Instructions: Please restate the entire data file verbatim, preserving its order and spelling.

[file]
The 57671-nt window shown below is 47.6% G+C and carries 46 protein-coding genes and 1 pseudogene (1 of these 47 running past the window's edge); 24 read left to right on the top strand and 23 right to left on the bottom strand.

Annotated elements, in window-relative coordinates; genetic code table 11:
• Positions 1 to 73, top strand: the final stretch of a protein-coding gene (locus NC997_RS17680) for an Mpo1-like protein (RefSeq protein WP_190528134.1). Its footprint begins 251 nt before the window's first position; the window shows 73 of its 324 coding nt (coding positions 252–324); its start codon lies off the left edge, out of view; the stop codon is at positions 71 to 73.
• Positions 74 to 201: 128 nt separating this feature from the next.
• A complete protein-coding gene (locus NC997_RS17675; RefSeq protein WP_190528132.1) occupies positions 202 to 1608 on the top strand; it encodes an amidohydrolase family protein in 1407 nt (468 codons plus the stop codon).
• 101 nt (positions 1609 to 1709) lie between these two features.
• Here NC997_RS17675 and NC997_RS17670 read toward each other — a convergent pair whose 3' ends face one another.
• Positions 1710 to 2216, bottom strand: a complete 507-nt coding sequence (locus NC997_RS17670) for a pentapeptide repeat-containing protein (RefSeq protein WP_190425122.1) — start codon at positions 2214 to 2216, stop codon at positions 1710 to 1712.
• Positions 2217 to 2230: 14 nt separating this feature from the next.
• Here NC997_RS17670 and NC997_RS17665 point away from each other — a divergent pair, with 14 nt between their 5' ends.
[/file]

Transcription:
The 57671-nt window shown below is 47.6% G+C and carries 46 protein-coding genes and 1 pseudogene (1 of these 47 running past the window's edge); 24 read left to right on the top strand and 23 right to left on the bottom strand.

Annotated elements, in window-relative coordinates; genetic code table 11:
• Positions 1 to 73, top strand: the final stretch of a protein-coding gene (locus NC997_RS17680) for an Mpo1-like protein (RefSeq protein WP_190528134.1). Its footprint begins 251 nt before the window's first position; the window shows 73 of its 324 coding nt (coding positions 252–324); its start codon lies off the left edge, out of view; the stop codon is at positions 71 to 73.
• Positions 74 to 201: 128 nt separating this feature from the next.
• A complete protein-coding gene (locus NC997_RS17675; RefSeq protein WP_190528132.1) occupies positions 202 to 1608 on the top strand; it encodes an amidohydrolase family protein in 1407 nt (468 codons plus the stop codon).
• 101 nt (positions 1609 to 1709) lie between these two features.
• Here NC997_RS17675 and NC997_RS17670 read toward each other — a convergent pair whose 3' ends face one another.
• Positions 1710 to 2216, bottom strand: a complete 507-nt coding sequence (locus NC997_RS17670) for a pentapeptide repeat-containing protein (RefSeq protein WP_190425122.1) — start codon at positions 2214 to 2216, stop codon at positions 1710 to 1712.
• Positions 2217 to 2230: 14 nt separating this feature from the next.
• Here NC997_RS17670 and NC997_RS17665 point away from each other — a divergent pair, with 14 nt between their 5' ends.